1. You can stay in the house the first Duke of Wellington was born
Barack Obama, Rihanna, Cameron Diaz… the roster of celebrities cooing about Merrion Hotel is a testament to the remarkable Dublin residence. They’re not the first notable names to enter its doors – the hotel is actual set within four Georgian townhouses, one of which was the birthplace of Arthur Wellesley, the first Duke of Wellington. It’s full of five-star fancy, including one of the largest privately owned collections of 19th- and 20th-century art in Ireland. Even the afternoon tea is arty – pastry chef Paul Kelly creates masterpieces inspired by paintings that hang in the hotel’s collection. It’s almost too pretty to eat – but we’ll let you take up that challenge.
2. Trinity College’s library is home to medieval Europe’s greatest treasure
Like a warm mahogany back rub, the 18th-century library at Trinity College holds the collection’s 200,000 oldest books. The most famous resident is the Book of Kells, vibrantly illustrated manuscripts of the Christian gospels dating from 800AD. Here you’ll also find a rare copy of the 1916 Proclamation of the Irish Republic and the 15th-century Celtic harp, i.e the official symbol of Ireland. A breathtaking experience for history enthusiasts.
3. You can shake hands with an 800-year-old mummy
St. Michan Church has a fascinating story, even minus the mummies. It was built in 1095 to serve ostracised Vikings, then rebuilt in 1686 along with a pipe organ installation (the same pipe organ Handel accordingly first played the Messiah). With all this going on above, dozens of eerie coffins lay in a vault underneath. Well-preserved mummies continue to tumble out of the disintegrating caskets, but a loophole in the Church says they cannot be opened. As a result, these now include four lidless coffins with mummies on full show and ‘The Crusader’ – a six-and-a-half foot giant (for his time). His hand fell out of his coffin and visitors were once allowed to shake it, although a light touch is encouraged to stop it falling off now.
4. There’s an actual museum for leprechauns
What happens when you catch a leprechaun? Whether you know them for the folklore tales or their Lucky Charms fame, these little green fellows are the most joyful of Irish legends. The National Leprechaun Museum takes you on a journey through their history, from their first sighting in the 8th century to Walt Disney’s association with them.
5. Oscar Wilde was born in Dublin (and you can visit his birthplace)
Legendary Irish poet and playwright Oscar Wilde was born in 1854 at 21 Westland Row, Dublin. His birthplace has changed a lot – it’s now the Oscar Wilde Centre, a specialised centre for writers and scholars. Combine your visit with another must-see, Sweny’s – a former 19th-century pharmacy (now bookstore) described by James Joyce in his pioneering novel Ulysses.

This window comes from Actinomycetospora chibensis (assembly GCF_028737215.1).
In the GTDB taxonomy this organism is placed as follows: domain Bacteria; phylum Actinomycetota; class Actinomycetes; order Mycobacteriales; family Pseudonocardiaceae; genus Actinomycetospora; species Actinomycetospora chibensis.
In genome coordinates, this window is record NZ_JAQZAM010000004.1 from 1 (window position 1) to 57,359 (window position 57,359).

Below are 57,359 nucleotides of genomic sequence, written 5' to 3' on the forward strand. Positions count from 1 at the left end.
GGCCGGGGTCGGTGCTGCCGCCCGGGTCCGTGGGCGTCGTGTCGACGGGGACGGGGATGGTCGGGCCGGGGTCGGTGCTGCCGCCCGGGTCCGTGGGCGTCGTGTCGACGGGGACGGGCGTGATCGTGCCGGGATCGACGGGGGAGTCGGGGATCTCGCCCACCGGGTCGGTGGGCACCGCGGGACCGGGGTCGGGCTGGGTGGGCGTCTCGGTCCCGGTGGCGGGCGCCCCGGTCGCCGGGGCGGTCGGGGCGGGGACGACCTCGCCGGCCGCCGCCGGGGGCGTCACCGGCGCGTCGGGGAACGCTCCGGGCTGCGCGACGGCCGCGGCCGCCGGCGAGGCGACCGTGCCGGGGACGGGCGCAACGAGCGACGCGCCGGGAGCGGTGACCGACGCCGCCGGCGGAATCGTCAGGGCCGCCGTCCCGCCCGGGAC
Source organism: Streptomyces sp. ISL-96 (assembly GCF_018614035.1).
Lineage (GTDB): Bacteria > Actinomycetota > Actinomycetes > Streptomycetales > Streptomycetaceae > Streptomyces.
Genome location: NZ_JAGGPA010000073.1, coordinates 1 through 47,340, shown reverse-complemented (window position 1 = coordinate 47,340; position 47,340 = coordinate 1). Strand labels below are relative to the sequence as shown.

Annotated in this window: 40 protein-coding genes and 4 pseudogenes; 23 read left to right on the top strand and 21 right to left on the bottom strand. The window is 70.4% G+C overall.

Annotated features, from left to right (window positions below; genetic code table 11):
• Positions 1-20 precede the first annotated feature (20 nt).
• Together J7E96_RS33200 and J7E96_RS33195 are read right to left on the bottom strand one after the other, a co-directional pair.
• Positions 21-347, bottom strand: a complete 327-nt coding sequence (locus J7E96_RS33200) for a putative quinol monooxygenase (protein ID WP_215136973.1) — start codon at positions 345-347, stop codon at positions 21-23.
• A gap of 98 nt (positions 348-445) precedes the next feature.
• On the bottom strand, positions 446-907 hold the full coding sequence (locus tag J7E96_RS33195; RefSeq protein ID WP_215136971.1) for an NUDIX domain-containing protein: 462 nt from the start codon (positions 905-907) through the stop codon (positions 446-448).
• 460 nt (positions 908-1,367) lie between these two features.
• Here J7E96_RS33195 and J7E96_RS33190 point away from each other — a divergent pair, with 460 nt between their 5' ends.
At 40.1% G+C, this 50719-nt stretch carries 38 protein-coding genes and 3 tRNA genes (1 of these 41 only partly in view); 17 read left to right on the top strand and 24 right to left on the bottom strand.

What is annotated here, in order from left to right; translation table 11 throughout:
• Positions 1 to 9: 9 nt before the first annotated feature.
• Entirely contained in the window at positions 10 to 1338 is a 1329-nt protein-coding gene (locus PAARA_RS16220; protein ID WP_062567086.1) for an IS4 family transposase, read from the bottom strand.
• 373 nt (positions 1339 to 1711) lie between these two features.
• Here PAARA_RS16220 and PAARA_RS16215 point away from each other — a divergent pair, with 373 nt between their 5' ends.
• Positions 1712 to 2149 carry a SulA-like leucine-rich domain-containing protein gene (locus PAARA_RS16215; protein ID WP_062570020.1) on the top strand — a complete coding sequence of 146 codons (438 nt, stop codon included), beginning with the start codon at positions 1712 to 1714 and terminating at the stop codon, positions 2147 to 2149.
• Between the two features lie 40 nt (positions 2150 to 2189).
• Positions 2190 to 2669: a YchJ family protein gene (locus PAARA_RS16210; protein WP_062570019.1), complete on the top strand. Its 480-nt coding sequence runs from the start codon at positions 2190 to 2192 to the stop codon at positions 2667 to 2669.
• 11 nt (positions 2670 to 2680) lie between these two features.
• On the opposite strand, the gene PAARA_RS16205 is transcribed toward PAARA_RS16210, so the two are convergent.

Where to stay near Dublin
It’s difficult to tear yourself away from a city that spoils with old-age wonder. Yet there is history and culture in troves to be discovered when you venture into the surrounding regions. If you’ve got longer than a weekend to play with, get amongst Dublin’s neighbours…
With its rolling emerald hills and historic riches, County Meath provides the perfect antidote to heady city life. Just north of Dublin, you’re a short drive away from UNESCO World Heritage site Brú na Bóinne. It’s one of the world’s most significant ancient landscapes, where you can access 5,000-year-old tombs engraved in prehistoric art.
Where to stay in County Meath
- Ghan House, Carlingford: An 18th-century country house next to a medieval heritage village. With its drawing room, log fires and candlelit dinners, the award-winning haven would look just as at home in an old postcard as it would in a swanky magazine editorial.
- Tankardstown House, Slane: Just an hour from Dublin, this 18th-century retreat is a rural delight. Its style is glamorous but relaxed – with cosy armchairs next to roaring fires, mahogany dining rooms with all the dark trimmings and big bedroom windows draped in dusty rose dressings.
Just west of the capital, Kildare is horse country. As well as its Horse Museum and racecourse, Kildare town itself is also known for its otherworldly Japanese gardens and historic cathedral.
Where to stay in County Kildare
- Barberstown Castle, Straffan: In less than half an hour you can be out of Dublin and inside a 13th-century castle – where you can actually sleep. There’s all the drama here: think Rococo boudoirs with golden mirrors and magenta antique sofas, opulent Victorian and Elizabethan dining rooms and charming four-poster beds.
A natural gem within easy reach of Dublin, the drive alone to Wicklow is pure enchantment. Whether you’re big on mountain air or craving a coastal adventure, falling in love with ‘The Garden of Ireland’ is a given.
Where to stay in County Wicklow
- Rathsallagh House, Dunlavin. Wicklow doesn’t have the kind of beauty you can see in a day – you need to immerse yourself in it. Fortunately, there’s a grand historic hotel in the vicinity (although you probably won’t want to leave your beautiful room). Rathsallagh was converted from Queen Anne stables in 1798 and is now a four-star country house with free-range hens who have helped chefs win the National Breakfast Awards four times.
Ireland’s ‘sunny south-east’ is home to the world’s ‘flashiest’ lighthouse, long sandy beaches, history in layers and lots of lovely strawberry-picking spots.
Where to stay in County Wexford
- Marlfield House, Gorey. Beside the main M11 Dublin to Wexford road is the historic market town of Gorey. This handsome Regency period house is a romantic place to unwind. It’s grand yet welcoming, with 13 bedrooms and six suites all decorated with antiques, paintings and fresh flowers from the garden.